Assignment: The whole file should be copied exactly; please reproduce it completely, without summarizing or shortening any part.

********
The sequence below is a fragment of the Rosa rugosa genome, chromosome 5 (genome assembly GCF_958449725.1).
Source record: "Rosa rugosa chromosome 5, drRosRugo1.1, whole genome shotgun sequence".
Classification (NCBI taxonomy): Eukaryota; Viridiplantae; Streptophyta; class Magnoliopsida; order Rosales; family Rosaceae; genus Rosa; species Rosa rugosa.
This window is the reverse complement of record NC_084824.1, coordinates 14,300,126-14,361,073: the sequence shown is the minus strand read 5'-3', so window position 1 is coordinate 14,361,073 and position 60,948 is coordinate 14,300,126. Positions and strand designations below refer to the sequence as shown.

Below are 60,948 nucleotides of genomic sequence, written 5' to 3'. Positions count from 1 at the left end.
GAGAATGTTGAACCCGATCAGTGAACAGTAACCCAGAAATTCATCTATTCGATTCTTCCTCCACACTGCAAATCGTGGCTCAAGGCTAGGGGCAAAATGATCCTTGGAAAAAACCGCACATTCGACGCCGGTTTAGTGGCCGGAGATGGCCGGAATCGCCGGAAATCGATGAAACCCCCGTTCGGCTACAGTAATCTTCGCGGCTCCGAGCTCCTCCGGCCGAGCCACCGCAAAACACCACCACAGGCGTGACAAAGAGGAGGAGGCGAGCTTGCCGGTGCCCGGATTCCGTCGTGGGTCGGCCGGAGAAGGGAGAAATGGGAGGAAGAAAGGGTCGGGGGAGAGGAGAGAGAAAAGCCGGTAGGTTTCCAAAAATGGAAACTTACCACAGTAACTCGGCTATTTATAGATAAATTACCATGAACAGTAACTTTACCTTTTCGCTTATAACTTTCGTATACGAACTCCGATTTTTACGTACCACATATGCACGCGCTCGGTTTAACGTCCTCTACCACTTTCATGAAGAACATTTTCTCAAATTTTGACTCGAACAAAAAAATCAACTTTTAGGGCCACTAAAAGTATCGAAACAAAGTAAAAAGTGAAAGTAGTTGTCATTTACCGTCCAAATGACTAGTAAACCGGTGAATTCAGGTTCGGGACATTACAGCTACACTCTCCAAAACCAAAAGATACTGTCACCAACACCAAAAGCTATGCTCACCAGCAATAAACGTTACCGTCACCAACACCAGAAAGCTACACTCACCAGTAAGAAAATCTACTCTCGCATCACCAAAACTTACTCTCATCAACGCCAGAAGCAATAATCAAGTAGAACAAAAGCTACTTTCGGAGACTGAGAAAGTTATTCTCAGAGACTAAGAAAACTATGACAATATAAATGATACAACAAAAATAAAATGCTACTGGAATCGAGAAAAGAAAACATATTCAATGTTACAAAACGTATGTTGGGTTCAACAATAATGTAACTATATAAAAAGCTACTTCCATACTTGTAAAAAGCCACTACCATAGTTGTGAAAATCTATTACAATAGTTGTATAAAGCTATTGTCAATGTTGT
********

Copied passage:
The sequence below is a fragment of the Rosa rugosa genome, chromosome 5 (genome assembly GCF_958449725.1).
Source record: "Rosa rugosa chromosome 5, drRosRugo1.1, whole genome shotgun sequence".
Classification (NCBI taxonomy): Eukaryota; Viridiplantae; Streptophyta; class Magnoliopsida; order Rosales; family Rosaceae; genus Rosa; species Rosa rugosa.
This window is the reverse complement of record NC_084824.1, coordinates 14,300,126-14,361,073: the sequence shown is the minus strand read 5'-3', so window position 1 is coordinate 14,361,073 and position 60,948 is coordinate 14,300,126. Positions and strand designations below refer to the sequence as shown.

Below are 60,948 nucleotides of genomic sequence, written 5' to 3'. Positions count from 1 at the left end.
GAGAATGTTGAACCCGATCAGTGAACAGTAACCCAGAAATTCATCTATTCGATTCTTCCTCCACACTGCAAATCGTGGCTCAAGGCTAGGGGCAAAATGATCCTTGGAAAAAACCGCACATTCGACGCCGGTTTAGTGGCCGGAGATGGCCGGAATCGCCGGAAATCGATGAAACCCCCGTTCGGCTACAGTAATCTTCGCGGCTCCGAGCTCCTCCGGCCGAGCCACCGCAAAACACCACCACAGGCGTGACAAAGAGGAGGAGGCGAGCTTGCCGGTGCCCGGATTCCGTCGTGGGTCGGCCGGAGAAGGGAGAAATGGGAGGAAGAAAGGGTCGGGGGAGAGGAGAGAGAAAAGCCGGTAGGTTTCCAAAAATGGAAACTTACCACAGTAACTCGGCTATTTATAGATAAATTACCATGAACAGTAACTTTACCTTTTCGCTTATAACTTTCGTATACGAACTCCGATTTTTACGTACCACATATGCACGCGCTCGGTTTAACGTCCTCTACCACTTTCATGAAGAACATTTTCTCAAATTTTGACTCGAACAAAAAAATCAACTTTTAGGGCCACTAAAAGTATCGAAACAAAGTAAAAAGTGAAAGTAGTTGTCATTTACCGTCCAAATGACTAGTAAACCGGTGAATTCAGGTTCGGGACATTACAGCTACACTCTCCAAAACCAAAAGATACTGTCACCAACACCAAAAGCTATGCTCACCAGCAATAAACGTTACCGTCACCAACACCAGAAAGCTACACTCACCAGTAAGAAAATCTACTCTCGCATCACCAAAACTTACTCTCATCAACGCCAGAAGCAATAATCAAGTAGAACAAAAGCTACTTTCGGAGACTGAGAAAGTTATTCTCAGAGACTAAGAAAACTATGACAATATAAATGATACAACAAAAATAAAATGCTACTGGAATCGAGAAAAGAAAACATATTCAATGTTACAAAACGTATGTTGGGTTCAACAATAATGTAACTATATAAAAAGCTACTTCCATACTTGTAAAAAGCCACTACCATAGTTGTGAAAATCTATTACAATAGTTGTATAAAGCTATTGTCAATGTTGT